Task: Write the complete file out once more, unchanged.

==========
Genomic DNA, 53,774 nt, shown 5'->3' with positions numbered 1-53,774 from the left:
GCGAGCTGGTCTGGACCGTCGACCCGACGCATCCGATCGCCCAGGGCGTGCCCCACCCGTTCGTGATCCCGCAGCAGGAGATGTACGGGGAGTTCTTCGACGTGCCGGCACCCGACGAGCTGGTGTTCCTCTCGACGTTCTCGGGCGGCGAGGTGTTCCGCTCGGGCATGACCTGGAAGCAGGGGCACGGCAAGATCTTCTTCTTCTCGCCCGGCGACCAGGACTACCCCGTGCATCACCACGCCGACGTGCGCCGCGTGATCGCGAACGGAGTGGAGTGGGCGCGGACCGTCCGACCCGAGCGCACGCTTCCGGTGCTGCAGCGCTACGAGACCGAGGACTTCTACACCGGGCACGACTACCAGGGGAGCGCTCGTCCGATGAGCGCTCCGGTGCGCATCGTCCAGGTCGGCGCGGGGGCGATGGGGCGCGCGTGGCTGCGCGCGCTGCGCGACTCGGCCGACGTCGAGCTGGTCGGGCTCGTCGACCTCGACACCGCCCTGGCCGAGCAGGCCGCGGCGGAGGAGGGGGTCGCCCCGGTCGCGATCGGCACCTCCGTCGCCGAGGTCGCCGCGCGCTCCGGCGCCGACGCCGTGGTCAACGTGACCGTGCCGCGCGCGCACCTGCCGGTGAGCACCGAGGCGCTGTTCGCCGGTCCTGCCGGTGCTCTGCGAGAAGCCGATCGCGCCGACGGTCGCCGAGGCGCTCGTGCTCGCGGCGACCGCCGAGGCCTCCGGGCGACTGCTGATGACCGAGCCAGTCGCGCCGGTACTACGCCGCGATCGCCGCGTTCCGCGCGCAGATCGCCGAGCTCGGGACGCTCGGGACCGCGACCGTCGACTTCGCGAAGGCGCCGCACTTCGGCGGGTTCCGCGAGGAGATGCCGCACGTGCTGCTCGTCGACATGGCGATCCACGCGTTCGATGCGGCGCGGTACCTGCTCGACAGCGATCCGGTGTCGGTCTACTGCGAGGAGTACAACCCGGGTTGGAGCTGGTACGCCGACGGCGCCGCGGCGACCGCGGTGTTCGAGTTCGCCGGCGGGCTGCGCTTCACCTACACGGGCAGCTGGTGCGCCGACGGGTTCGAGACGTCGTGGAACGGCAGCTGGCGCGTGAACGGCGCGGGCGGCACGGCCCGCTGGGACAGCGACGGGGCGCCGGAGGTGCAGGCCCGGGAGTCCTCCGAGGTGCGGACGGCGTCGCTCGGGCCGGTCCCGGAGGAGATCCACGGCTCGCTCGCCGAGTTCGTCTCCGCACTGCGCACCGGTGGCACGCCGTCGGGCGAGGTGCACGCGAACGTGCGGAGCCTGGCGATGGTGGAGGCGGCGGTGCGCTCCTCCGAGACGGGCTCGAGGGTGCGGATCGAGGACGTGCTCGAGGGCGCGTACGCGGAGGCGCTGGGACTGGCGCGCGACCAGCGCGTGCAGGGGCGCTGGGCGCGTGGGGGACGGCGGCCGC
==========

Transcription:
Genomic DNA, 53,774 nt, shown 5'->3' with positions numbered 1-53,774 from the left:
GCGAGCTGGTCTGGACCGTCGACCCGACGCATCCGATCGCCCAGGGCGTGCCCCACCCGTTCGTGATCCCGCAGCAGGAGATGTACGGGGAGTTCTTCGACGTGCCGGCACCCGACGAGCTGGTGTTCCTCTCGACGTTCTCGGGCGGCGAGGTGTTCCGCTCGGGCATGACCTGGAAGCAGGGGCACGGCAAGATCTTCTTCTTCTCGCCCGGCGACCAGGACTACCCCGTGCATCACCACGCCGACGTGCGCCGCGTGATCGCGAACGGAGTGGAGTGGGCGCGGACCGTCCGACCCGAGCGCACGCTTCCGGTGCTGCAGCGCTACGAGACCGAGGACTTCTACACCGGGCACGACTACCAGGGGAGCGCTCGTCCGATGAGCGCTCCGGTGCGCATCGTCCAGGTCGGCGCGGGGGCGATGGGGCGCGCGTGGCTGCGCGCGCTGCGCGACTCGGCCGACGTCGAGCTGGTCGGGCTCGTCGACCTCGACACCGCCCTGGCCGAGCAGGCCGCGGCGGAGGAGGGGGTCGCCCCGGTCGCGATCGGCACCTCCGTCGCCGAGGTCGCCGCGCGCTCCGGCGCCGACGCCGTGGTCAACGTGACCGTGCCGCGCGCGCACCTGCCGGTGAGCACCGAGGCGCTGTTCGCCGGTCCTGCCGGTGCTCTGCGAGAAGCCGATCGCGCCGACGGTCGCCGAGGCGCTCGTGCTCGCGGCGACCGCCGAGGCCTCCGGGCGACTGCTGATGACCGAGCCAGTCGCGCCGGTACTACGCCGCGATCGCCGCGTTCCGCGCGCAGATCGCCGAGCTCGGGACGCTCGGGACCGCGACCGTCGACTTCGCGAAGGCGCCGCACTTCGGCGGGTTCCGCGAGGAGATGCCGCACGTGCTGCTCGTCGACATGGCGATCCACGCGTTCGATGCGGCGCGGTACCTGCTCGACAGCGATCCGGTGTCGGTCTACTGCGAGGAGTACAACCCGGGTTGGAGCTGGTACGCCGACGGCGCCGCGGCGACCGCGGTGTTCGAGTTCGCCGGCGGGCTGCGCTTCACCTACACGGGCAGCTGGTGCGCCGACGGGTTCGAGACGTCGTGGAACGGCAGCTGGCGCGTGAACGGCGCGGGCGGCACGGCCCGCTGGGACAGCGACGGGGCGCCGGAGGTGCAGGCCCGGGAGTCCTCCGAGGTGCGGACGGCGTCGCTCGGGCCGGTCCCGGAGGAGATCCACGGCTCGCTCGCCGAGTTCGTCTCCGCACTGCGCACCGGTGGCACGCCGTCGGGCGAGGTGCACGCGAACGTGCGGAGCCTGGCGATGGTGGAGGCGGCGGTGCGCTCCTCCGAGACGGGCTCGAGGGTGCGGATCGAGGACGTGCTCGAGGGCGCGTACGCGGAGGCGCTGGGACTGGCGCGCGACCAGCGCGTGCAGGGGCGCTGGGCGCGTGGGGGACGGCGGCCGC